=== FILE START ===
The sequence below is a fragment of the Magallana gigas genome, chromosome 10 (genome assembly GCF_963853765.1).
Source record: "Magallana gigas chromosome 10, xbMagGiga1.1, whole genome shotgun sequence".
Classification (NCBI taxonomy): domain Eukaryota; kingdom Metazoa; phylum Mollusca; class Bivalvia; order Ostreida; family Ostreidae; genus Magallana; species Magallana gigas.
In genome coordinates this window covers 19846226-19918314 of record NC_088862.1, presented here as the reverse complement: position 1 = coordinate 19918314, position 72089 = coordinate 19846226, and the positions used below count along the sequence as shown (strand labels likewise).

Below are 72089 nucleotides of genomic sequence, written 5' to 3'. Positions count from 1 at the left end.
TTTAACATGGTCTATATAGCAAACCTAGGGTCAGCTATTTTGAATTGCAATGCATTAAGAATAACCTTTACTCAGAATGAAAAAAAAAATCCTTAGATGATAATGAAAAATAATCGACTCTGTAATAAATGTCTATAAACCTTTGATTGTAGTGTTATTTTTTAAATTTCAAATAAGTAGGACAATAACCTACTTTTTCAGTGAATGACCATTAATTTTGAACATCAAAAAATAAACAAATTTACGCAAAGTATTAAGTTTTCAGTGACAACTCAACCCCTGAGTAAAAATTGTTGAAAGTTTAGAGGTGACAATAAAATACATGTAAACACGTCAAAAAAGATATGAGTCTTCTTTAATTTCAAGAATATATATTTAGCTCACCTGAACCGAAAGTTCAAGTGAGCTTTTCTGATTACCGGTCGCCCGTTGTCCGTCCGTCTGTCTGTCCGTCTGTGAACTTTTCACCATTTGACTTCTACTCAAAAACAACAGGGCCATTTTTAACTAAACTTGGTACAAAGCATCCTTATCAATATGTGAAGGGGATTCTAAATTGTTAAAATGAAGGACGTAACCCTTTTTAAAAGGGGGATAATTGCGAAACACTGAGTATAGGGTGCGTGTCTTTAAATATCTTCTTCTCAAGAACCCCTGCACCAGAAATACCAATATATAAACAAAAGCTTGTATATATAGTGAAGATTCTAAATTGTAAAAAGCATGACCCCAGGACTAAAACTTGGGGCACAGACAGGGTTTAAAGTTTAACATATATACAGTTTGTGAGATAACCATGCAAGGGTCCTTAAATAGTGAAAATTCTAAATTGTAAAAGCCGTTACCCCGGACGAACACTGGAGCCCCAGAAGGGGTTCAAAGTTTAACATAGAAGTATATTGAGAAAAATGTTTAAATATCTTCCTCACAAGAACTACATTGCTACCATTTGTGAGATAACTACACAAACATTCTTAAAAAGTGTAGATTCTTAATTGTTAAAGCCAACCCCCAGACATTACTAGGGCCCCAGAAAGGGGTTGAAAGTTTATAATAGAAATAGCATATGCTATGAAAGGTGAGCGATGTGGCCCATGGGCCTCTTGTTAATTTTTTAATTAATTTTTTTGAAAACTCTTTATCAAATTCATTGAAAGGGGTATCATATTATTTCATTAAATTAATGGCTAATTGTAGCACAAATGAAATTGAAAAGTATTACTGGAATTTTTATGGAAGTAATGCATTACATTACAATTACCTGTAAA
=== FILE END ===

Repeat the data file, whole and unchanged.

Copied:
The sequence below is a fragment of the Magallana gigas genome, chromosome 10 (genome assembly GCF_963853765.1).
Source record: "Magallana gigas chromosome 10, xbMagGiga1.1, whole genome shotgun sequence".
Classification (NCBI taxonomy): domain Eukaryota; kingdom Metazoa; phylum Mollusca; class Bivalvia; order Ostreida; family Ostreidae; genus Magallana; species Magallana gigas.
In genome coordinates this window covers 19846226-19918314 of record NC_088862.1, presented here as the reverse complement: position 1 = coordinate 19918314, position 72089 = coordinate 19846226, and the positions used below count along the sequence as shown (strand labels likewise).

Below are 72089 nucleotides of genomic sequence, written 5' to 3'. Positions count from 1 at the left end.
TTTAACATGGTCTATATAGCAAACCTAGGGTCAGCTATTTTGAATTGCAATGCATTAAGAATAACCTTTACTCAGAATGAAAAAAAAAATCCTTAGATGATAATGAAAAATAATCGACTCTGTAATAAATGTCTATAAACCTTTGATTGTAGTGTTATTTTTTAAATTTCAAATAAGTAGGACAATAACCTACTTTTTCAGTGAATGACCATTAATTTTGAACATCAAAAAATAAACAAATTTACGCAAAGTATTAAGTTTTCAGTGACAACTCAACCCCTGAGTAAAAATTGTTGAAAGTTTAGAGGTGACAATAAAATACATGTAAACACGTCAAAAAAGATATGAGTCTTCTTTAATTTCAAGAATATATATTTAGCTCACCTGAACCGAAAGTTCAAGTGAGCTTTTCTGATTACCGGTCGCCCGTTGTCCGTCCGTCTGTCTGTCCGTCTGTGAACTTTTCACCATTTGACTTCTACTCAAAAACAACAGGGCCATTTTTAACTAAACTTGGTACAAAGCATCCTTATCAATATGTGAAGGGGATTCTAAATTGTTAAAATGAAGGACGTAACCCTTTTTAAAAGGGGGATAATTGCGAAACACTGAGTATAGGGTGCGTGTCTTTAAATATCTTCTTCTCAAGAACCCCTGCACCAGAAATACCAATATATAAACAAAAGCTTGTATATATAGTGAAGATTCTAAATTGTAAAAAGCATGACCCCAGGACTAAAACTTGGGGCACAGACAGGGTTTAAAGTTTAACATATATACAGTTTGTGAGATAACCATGCAAGGGTCCTTAAATAGTGAAAATTCTAAATTGTAAAAGCCGTTACCCCGGACGAACACTGGAGCCCCAGAAGGGGTTCAAAGTTTAACATAGAAGTATATTGAGAAAAATGTTTAAATATCTTCCTCACAAGAACTACATTGCTACCATTTGTGAGATAACTACACAAACATTCTTAAAAAGTGTAGATTCTTAATTGTTAAAGCCAACCCCCAGACATTACTAGGGCCCCAGAAAGGGGTTGAAAGTTTATAATAGAAATAGCATATGCTATGAAAGGTGAGCGATGTGGCCCATGGGCCTCTTGTTAATTTTTTAATTAATTTTTTTGAAAACTCTTTATCAAATTCATTGAAAGGGGTATCATATTATTTCATTAAATTAATGGCTAATTGTAGCACAAATGAAATTGAAAAGTATTACTGGAATTTTTATGGAAGTAATGCATTACATTACAATTACCTGTAAA